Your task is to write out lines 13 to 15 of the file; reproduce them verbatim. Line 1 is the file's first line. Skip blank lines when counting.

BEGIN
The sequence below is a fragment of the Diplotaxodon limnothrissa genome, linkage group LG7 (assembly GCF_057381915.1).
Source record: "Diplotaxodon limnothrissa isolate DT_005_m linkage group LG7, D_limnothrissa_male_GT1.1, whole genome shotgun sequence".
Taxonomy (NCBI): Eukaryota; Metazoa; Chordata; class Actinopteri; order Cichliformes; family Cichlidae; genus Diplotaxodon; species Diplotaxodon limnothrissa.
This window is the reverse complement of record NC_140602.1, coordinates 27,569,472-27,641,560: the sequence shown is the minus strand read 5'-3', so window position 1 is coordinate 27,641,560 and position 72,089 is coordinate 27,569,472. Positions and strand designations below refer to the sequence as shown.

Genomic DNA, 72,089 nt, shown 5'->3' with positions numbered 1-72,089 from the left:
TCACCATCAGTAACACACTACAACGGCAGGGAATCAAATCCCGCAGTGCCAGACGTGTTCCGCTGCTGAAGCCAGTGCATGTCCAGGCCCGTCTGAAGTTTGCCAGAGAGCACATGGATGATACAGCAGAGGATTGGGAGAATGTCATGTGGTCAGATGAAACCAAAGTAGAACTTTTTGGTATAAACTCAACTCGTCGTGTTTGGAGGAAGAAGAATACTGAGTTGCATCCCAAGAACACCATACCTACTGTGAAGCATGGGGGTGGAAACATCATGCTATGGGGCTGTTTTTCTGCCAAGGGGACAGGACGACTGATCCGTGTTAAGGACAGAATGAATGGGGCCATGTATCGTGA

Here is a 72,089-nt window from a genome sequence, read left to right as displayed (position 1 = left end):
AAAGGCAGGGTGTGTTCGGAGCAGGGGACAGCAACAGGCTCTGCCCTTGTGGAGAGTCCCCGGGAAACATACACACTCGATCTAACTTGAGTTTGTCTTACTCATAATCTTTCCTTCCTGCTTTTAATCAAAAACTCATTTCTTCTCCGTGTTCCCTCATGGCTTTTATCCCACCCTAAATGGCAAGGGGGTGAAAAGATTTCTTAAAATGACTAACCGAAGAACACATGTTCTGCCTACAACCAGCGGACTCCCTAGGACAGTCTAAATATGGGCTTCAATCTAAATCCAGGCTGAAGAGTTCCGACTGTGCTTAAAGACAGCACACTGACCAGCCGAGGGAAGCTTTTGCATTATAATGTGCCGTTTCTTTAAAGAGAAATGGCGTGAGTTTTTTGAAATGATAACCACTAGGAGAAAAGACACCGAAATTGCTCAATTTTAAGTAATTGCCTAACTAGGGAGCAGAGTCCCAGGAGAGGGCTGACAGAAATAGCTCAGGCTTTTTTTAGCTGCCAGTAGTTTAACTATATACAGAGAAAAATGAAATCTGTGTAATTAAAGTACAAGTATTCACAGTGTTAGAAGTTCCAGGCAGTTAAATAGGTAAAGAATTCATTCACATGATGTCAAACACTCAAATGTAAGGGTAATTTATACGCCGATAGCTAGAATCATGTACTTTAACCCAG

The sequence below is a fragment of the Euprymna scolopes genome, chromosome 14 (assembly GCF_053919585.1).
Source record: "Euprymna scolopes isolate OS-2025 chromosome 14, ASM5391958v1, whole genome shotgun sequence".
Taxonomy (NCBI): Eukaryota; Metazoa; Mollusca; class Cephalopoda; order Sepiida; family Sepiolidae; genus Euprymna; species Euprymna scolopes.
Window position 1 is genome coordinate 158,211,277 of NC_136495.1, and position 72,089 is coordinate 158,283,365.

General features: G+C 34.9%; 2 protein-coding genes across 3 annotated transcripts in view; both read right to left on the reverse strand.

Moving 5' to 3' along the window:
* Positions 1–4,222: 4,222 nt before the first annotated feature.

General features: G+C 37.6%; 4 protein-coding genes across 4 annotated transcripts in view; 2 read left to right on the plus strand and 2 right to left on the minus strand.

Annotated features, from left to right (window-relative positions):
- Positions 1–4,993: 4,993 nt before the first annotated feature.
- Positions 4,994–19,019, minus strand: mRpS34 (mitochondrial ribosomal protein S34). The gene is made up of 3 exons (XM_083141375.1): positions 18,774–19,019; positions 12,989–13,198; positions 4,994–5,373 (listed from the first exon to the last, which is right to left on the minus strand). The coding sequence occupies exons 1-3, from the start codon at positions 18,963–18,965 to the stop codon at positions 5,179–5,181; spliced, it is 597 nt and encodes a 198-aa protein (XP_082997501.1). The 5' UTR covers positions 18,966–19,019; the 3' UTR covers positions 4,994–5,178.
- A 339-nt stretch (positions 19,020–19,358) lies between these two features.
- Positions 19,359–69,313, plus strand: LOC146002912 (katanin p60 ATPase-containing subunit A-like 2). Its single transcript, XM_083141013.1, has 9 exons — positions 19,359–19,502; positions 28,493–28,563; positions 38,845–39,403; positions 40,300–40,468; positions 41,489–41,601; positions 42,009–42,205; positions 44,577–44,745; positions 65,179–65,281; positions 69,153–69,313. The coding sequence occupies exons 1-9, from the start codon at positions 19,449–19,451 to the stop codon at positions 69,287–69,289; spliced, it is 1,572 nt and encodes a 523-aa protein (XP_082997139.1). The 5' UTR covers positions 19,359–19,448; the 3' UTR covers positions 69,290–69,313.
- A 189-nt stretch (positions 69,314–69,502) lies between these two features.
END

General features: G+C 34.9%; 2 protein-coding genes across 3 annotated transcripts in view; both read right to left on the reverse strand.

Moving 5' to 3' along the window:
* Positions 1–4,222: 4,222 nt before the first annotated feature.